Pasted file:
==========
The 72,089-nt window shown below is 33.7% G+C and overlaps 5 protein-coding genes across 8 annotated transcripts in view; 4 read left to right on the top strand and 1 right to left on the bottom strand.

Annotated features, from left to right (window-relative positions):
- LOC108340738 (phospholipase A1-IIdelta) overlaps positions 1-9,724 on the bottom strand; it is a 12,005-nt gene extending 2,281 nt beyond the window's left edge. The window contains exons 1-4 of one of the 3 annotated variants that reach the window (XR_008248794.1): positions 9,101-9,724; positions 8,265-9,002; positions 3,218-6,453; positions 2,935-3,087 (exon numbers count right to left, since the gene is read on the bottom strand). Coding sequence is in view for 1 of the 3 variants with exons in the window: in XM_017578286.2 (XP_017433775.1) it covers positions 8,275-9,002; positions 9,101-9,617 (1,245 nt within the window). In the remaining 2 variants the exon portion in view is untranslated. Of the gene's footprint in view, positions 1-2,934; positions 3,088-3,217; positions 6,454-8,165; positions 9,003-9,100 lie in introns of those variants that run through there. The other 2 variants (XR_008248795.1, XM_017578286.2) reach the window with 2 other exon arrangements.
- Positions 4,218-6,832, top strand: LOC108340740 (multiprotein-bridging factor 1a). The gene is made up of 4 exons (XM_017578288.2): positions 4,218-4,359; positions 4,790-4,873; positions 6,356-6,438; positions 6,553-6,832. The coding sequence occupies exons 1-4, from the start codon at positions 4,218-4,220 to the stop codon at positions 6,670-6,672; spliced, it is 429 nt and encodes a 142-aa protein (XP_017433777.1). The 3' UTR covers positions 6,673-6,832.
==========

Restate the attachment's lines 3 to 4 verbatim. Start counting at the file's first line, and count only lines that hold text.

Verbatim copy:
- LOC108340738 (phospholipase A1-IIdelta) overlaps positions 1-9,724 on the bottom strand; it is a 12,005-nt gene extending 2,281 nt beyond the window's left edge. The window contains exons 1-4 of one of the 3 annotated variants that reach the window (XR_008248794.1): positions 9,101-9,724; positions 8,265-9,002; positions 3,218-6,453; positions 2,935-3,087 (exon numbers count right to left, since the gene is read on the bottom strand). Coding sequence is in view for 1 of the 3 variants with exons in the window: in XM_017578286.2 (XP_017433775.1) it covers positions 8,275-9,002; positions 9,101-9,617 (1,245 nt within the window). In the remaining 2 variants the exon portion in view is untranslated. Of the gene's footprint in view, positions 1-2,934; positions 3,088-3,217; positions 6,454-8,165; positions 9,003-9,100 lie in introns of those variants that run through there. The other 2 variants (XR_008248795.1, XM_017578286.2) reach the window with 2 other exon arrangements.
- Positions 4,218-6,832, top strand: LOC108340740 (multiprotein-bridging factor 1a). The gene is made up of 4 exons (XM_017578288.2): positions 4,218-4,359; positions 4,790-4,873; positions 6,356-6,438; positions 6,553-6,832. The coding sequence occupies exons 1-4, from the start codon at positions 4,218-4,220 to the stop codon at positions 6,670-6,672; spliced, it is 429 nt and encodes a 142-aa protein (XP_017433777.1). The 3' UTR covers positions 6,673-6,832.